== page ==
Hillary Clinton’s appearance at the liberal Take Back America conference in 2007 is primarily remembered for the boos and hisses she garnered when she said, "The American military has succeeded. It is the Iraqi government which has failed to make the tough decisions that are important for their own people.” The anti-war attendees had wanted the New York senator to renounce her support for the war; instead they got a careful calibration by Clinton, who called on President George W. Bush to seek new congressional approval to keep boots on the ground.
It’s accepted political lore now that Clinton’s intransigence on her 2002 Iraq vote was a fatal miscalculation that helped facilitate Barack Obama’s rise and, consequentially, cost her the presidency. Now, with Clinton once again positioned as the incontrovertible Democratic front-runner for the White House in 2016, the organized left have their sights set on another cause they believe will resonate with activists as potently as Iraq did five years ago.
“Social Security in 2016 could be the Iraq of 2008, meaning a definitive issue that primary voters make decisions based on,” said Adam Green, co-founder of Progressive Change Campaign Committee, which is leading a concerted charge for expansion of the FDR-era program. Roger Hickey, director of the Campaign for America’s Future, characterized the coming battle over reforming the nation’s safety-net programs as a seminal moment for Democrats. “It’s a real point of conflict and battle within the Democratic Party. It endangers the Democrats’ ability to win elections. You don’t want to go into a presidential election saying, ‘I’m going to cut Social Security and Medicare benefits.’ That’s the formula for making sure there’s not the first woman president.” And Justin Ruben, the head of the eight-million member MoveOn.org, has been even more unequivocal, saying in April, “Any Democrat who is voting to cut Social Security benefits is probably kissing his or her presidential aspirations goodbye.”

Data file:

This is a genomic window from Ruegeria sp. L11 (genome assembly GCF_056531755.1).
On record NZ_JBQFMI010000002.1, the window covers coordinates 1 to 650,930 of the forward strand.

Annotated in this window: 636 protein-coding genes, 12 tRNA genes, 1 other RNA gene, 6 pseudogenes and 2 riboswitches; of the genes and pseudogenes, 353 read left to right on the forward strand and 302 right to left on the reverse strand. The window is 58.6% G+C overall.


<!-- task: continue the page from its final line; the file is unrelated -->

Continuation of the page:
As heartfelt as their hard-nosed beliefs are, these liberal operatives can also read the polls. They understand the potency and historic nature of a potential Clinton candidacy. That’s why they’re assembling an agenda now, to press their case. Being neither fully on board nor wholly against Hillary 2.0, they realize a primary campaign without a real conversation would only hasten a runaway coronation—and perhaps obscure their cause.
They also know little about where Clinton currently stands on entitlements, which can breed both unease and overinterpretation. For instance, these operatives’ ears perked up when she spoke at Colgate University last month. Clinton, who has sprinkled her post-administration addresses with consistent calls for nonpartisan, evidence-based, compromise-seeking governance, appeared to flirt with supporting the idea of trimming entitlements in order to reach the infamous grand budget bargain: “What has worked is a compromise where yes, we raise revenues for a certain period, we go and look at entitlements to see what is fair and can be done without really disadvantaging either existing beneficiaries or people who are going to rely on those programs.”
She certainly wasn’t committing to one position or another—and that causes worry among liberals who believe it’s just the type of issue that, if left unaddressed or poorly finessed, could spoil another Clinton candidacy. If she cracks the door on benefit cuts, some argue, then that in itself would guarantee a primary challenger. Clinton is likely to draw some type of primary challenge regardless, but some on the left believe the opponent could become competitive if she falls on the wrong side of this issue. “Nothing will raise more flags than if she signals an intent to cut Social Security, Medicare and Medicaid benefits,” Green promised. “That opens up the door for an insurgent.”
For those outside the liberal sphere, it’s almost comical that Hillary Clinton—who spearheaded a progressive health-care plan as first lady, has fervently championed women’s rights around the world, and famously coined the phrase “right wing conspiracy”—isn’t liberal enough for the time. “Good Lord, if Hillary Rodham Clinton is too moderate, whom do they want nominated?” asked Drew Nettles, an unaligned political consultant and energy lobbyist. “Katrina vanden Heuvel? The original Castro Brothers? A taller Kucinich?”
And there’s a suspicion among more skeptical operatives that Clinton would solicit liberal backlash purely for political positioning. Holding her candidacy hostage over demands to expand Social Security could, in the eyes of the voters who decide general elections, make the left seem petty and Clinton seem clear-eyed. If President Obama’s popularity continues to deteriorate over the next two years, Clinton may find the sweet spot is directly in between the twilight of a liberal administration and the torrent of the Tea Party.